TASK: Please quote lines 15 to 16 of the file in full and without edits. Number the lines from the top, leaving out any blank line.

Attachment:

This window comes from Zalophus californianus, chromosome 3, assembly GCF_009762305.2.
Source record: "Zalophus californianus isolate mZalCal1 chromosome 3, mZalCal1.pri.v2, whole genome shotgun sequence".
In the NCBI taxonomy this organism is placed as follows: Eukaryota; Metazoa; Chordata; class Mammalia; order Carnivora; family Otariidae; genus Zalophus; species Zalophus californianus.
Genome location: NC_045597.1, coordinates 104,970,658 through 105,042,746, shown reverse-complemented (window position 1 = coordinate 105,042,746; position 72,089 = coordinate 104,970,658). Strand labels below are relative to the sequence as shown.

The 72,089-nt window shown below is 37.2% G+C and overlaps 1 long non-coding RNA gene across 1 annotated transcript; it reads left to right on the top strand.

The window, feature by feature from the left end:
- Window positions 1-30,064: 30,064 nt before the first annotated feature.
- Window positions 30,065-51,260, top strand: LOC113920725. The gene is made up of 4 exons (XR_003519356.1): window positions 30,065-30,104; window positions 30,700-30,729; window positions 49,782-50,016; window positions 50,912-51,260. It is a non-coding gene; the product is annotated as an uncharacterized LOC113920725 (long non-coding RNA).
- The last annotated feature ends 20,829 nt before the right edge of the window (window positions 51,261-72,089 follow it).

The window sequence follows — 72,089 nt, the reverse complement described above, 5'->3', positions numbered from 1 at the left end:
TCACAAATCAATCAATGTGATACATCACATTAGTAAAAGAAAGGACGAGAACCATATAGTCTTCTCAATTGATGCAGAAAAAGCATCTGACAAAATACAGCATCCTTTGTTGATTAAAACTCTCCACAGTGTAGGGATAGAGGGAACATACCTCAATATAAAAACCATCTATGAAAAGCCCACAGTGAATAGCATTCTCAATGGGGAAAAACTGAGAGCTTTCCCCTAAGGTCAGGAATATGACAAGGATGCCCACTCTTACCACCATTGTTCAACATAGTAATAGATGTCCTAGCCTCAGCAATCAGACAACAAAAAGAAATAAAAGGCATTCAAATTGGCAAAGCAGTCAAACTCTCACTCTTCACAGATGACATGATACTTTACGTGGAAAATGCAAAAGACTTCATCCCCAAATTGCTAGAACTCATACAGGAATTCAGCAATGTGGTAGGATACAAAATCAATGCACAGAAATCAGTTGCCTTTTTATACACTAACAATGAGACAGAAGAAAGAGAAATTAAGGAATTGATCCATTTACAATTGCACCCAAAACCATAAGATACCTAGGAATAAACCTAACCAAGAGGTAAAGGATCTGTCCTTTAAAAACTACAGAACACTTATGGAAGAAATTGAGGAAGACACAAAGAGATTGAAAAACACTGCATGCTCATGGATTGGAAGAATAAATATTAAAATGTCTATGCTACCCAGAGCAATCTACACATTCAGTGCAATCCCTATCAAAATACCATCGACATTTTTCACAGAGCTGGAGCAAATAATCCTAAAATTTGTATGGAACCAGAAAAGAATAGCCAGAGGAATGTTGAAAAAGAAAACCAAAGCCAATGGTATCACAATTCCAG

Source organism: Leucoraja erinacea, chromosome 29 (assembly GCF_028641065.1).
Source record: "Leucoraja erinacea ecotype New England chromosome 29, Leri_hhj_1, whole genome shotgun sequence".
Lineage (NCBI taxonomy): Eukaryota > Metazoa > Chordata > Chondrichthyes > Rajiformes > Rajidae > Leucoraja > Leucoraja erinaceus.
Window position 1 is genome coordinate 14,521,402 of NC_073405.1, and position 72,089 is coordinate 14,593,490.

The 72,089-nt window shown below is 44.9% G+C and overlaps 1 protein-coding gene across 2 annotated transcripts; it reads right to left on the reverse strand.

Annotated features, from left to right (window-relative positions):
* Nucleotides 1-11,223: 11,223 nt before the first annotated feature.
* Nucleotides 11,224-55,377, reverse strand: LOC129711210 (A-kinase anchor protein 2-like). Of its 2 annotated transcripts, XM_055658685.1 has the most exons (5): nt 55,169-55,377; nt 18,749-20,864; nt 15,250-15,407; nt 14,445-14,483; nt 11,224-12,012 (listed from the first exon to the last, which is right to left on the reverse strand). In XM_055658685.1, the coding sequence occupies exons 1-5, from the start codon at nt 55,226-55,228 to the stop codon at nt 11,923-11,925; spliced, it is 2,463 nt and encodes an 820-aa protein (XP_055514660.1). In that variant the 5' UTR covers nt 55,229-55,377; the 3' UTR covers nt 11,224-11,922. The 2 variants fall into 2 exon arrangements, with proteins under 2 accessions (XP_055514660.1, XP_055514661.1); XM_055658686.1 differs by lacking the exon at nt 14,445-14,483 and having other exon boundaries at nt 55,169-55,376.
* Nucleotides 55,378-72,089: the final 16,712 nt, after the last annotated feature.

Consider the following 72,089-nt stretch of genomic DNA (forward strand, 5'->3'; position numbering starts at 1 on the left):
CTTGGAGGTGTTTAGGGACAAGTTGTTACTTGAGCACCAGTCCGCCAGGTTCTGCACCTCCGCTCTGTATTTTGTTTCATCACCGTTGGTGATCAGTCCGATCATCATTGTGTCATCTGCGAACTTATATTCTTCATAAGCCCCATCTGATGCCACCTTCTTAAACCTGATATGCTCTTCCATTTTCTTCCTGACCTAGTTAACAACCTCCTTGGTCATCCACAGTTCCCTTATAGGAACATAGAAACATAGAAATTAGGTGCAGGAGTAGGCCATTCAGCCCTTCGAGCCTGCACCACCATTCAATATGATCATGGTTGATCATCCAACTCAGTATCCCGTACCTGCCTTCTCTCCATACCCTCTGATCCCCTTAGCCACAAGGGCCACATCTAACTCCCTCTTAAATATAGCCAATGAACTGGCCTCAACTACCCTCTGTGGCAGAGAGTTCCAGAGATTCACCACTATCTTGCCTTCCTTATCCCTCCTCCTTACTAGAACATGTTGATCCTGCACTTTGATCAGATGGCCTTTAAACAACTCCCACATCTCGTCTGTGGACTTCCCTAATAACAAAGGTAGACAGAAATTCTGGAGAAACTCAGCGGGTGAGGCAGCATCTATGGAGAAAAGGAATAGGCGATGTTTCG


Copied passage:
Window position 1 is genome coordinate 14,521,402 of NC_073405.1, and position 72,089 is coordinate 14,593,490.

The 72,089-nt window shown below is 44.9% G+C and overlaps 1 protein-coding gene across 2 annotated transcripts; it reads right to left on the reverse strand.